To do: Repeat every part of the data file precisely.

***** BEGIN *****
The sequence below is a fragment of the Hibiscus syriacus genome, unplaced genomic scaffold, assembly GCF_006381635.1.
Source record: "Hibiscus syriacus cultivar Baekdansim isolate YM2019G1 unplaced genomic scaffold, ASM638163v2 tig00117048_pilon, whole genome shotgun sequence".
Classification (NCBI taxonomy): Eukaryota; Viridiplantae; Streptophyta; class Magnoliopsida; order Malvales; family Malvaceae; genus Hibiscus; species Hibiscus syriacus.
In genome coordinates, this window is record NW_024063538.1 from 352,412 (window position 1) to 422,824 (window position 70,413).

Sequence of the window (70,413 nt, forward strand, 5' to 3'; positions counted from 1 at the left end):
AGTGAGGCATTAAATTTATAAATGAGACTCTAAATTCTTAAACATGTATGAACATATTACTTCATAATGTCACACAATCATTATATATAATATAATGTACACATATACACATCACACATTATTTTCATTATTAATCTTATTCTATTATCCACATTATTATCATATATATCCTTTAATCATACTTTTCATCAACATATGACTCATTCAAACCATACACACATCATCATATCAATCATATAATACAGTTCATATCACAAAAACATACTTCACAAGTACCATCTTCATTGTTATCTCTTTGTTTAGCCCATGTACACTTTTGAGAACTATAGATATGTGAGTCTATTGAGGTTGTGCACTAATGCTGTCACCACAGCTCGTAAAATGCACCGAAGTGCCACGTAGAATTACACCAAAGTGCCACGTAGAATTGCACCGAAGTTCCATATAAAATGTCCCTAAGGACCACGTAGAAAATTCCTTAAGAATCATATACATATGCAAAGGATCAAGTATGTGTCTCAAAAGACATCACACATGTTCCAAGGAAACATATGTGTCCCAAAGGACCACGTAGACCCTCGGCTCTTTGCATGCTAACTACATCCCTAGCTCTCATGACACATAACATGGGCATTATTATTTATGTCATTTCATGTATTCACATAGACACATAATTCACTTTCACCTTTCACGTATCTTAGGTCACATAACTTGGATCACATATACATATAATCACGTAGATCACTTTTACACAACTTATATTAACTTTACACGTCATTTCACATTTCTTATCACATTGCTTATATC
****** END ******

The sequence below is a fragment of the Hibiscus syriacus genome, unplaced genomic scaffold, assembly GCF_006381635.1.
Source record: "Hibiscus syriacus cultivar Baekdansim isolate YM2019G1 unplaced genomic scaffold, ASM638163v2 tig00117048_pilon, whole genome shotgun sequence".
Classification (NCBI taxonomy): Eukaryota; Viridiplantae; Streptophyta; class Magnoliopsida; order Malvales; family Malvaceae; genus Hibiscus; species Hibiscus syriacus.
In genome coordinates, this window is record NW_024063538.1 from 352,412 (window position 1) to 422,824 (window position 70,413).

Sequence of the window (70,413 nt, forward strand, 5' to 3'; positions counted from 1 at the left end):
AGTGAGGCATTAAATTTATAAATGAGACTCTAAATTCTTAAACATGTATGAACATATTACTTCATAATGTCACACAATCATTATATATAATATAATGTACACATATACACATCACACATTATTTTCATTATTAATCTTATTCTATTATCCACATTATTATCATATATATCCTTTAATCATACTTTTCATCAACATATGACTCATTCAAACCATACACACATCATCATATCAATCATATAATACAGTTCATATCACAAAAACATACTTCACAAGTACCATCTTCATTGTTATCTCTTTGTTTAGCCCATGTACACTTTTGAGAACTATAGATATGTGAGTCTATTGAGGTTGTGCACTAATGCTGTCACCACAGCTCGTAAAATGCACCGAAGTGCCACGTAGAATTACACCAAAGTGCCACGTAGAATTGCACCGAAGTTCCATATAAAATGTCCCTAAGGACCACGTAGAAAATTCCTTAAGAATCATATACATATGCAAAGGATCAAGTATGTGTCTCAAAAGACATCACACATGTTCCAAGGAAACATATGTGTCCCAAAGGACCACGTAGACCCTCGGCTCTTTGCATGCTAACTACATCCCTAGCTCTCATGACACATAACATGGGCATTATTATTTATGTCATTTCATGTATTCACATAGACACATAATTCACTTTCACCTTTCACGTATCTTAGGTCACATAACTTGGATCACATATACATATAATCACGTAGATCACTTTTACACAACTTATATTAACTTTACACGTCATTTCACATTTCTTATCACATTGCTTATATC